In this letter, Paul modelled how Christians should respond to suffering. He highlighted God’s role as the perfect comforter. Paul also showed believers the connection between inadequacy in ministry and experiencing God’s strength.
If I were on the search committee I’d probably place Paul’s application in the “maybe later” file. But that’s where God is so different from us.
Grace is a difficult concept, but when we do finally understand it, grace changes our lives and our relationships. Instead of trying to control and manipulate others, we begin to see things from the other person’s perspective.
Here are five key lessons kids learn through going through hard times with the sensitive guidance of their parents.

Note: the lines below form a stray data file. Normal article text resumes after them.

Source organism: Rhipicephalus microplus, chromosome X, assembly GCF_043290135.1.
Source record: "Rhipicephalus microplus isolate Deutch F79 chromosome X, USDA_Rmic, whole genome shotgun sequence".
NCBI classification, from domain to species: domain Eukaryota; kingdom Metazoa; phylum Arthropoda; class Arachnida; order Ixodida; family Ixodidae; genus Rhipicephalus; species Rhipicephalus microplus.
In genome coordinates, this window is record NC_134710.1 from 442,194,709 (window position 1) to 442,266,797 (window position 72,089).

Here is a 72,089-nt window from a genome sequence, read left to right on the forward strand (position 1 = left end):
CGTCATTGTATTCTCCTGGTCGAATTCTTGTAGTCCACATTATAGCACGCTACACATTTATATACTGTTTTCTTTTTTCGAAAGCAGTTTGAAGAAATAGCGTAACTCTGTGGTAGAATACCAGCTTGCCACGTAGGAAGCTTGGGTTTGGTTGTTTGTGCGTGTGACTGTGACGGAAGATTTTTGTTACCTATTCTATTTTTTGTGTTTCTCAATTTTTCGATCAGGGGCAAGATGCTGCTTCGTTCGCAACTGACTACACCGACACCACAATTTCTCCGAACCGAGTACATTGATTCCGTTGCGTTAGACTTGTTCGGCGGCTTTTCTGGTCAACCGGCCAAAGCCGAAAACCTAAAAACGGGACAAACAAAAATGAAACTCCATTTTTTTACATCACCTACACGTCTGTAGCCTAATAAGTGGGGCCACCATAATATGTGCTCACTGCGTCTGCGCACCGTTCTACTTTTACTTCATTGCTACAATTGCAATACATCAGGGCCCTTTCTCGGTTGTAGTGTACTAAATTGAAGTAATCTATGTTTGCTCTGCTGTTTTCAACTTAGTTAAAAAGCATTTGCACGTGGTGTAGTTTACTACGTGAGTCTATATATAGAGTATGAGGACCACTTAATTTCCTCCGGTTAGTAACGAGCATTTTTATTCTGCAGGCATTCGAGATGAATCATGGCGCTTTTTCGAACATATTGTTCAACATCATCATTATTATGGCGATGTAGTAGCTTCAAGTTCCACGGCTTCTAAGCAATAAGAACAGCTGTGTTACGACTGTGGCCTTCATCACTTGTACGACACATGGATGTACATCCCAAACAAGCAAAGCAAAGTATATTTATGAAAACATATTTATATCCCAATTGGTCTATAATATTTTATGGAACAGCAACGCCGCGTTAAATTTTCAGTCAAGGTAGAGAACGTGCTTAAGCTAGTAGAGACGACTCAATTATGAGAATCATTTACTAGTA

If you’re like me, sometimes it seems we barely keep steady on our spiritual tightrope…and then something—or someone—shakes the rope! Believe it or not, that someone shaking our rope is God. But why does He do that?
Christ died for us to give us eternal life. How can we not show grace and compassion to others knowing this? Compassion is a direct result of accepting Christ into our hearts.
Chuck Swindoll teaches us how to press on through the unexpected, to find meaning above the anguish, and to turn to our Lord who loves us, strengthens us, and sees us through.
There are so many examples of Christ being moved by compassion for others. He physically reached out and touched people. He wasn't held back by anxiety, doubt, or fear. Genuinely feeling compassion for others and reaching out is courageous. As Jackson explains, “A heart immersed in compassion will overcome superficial barriers.”
Pain in our lives is an opportunity to depend further on Christ. In the process, our faith is strengthened.
Embracing your inadequacy is the first step toward accepting God's power. Embracing—not just admitting. Simply admitting means we retain a negative attitude toward our inadequacy. It means we continue to buy into the Original Lie from the garden: that we were designed to live independently of God. We were not.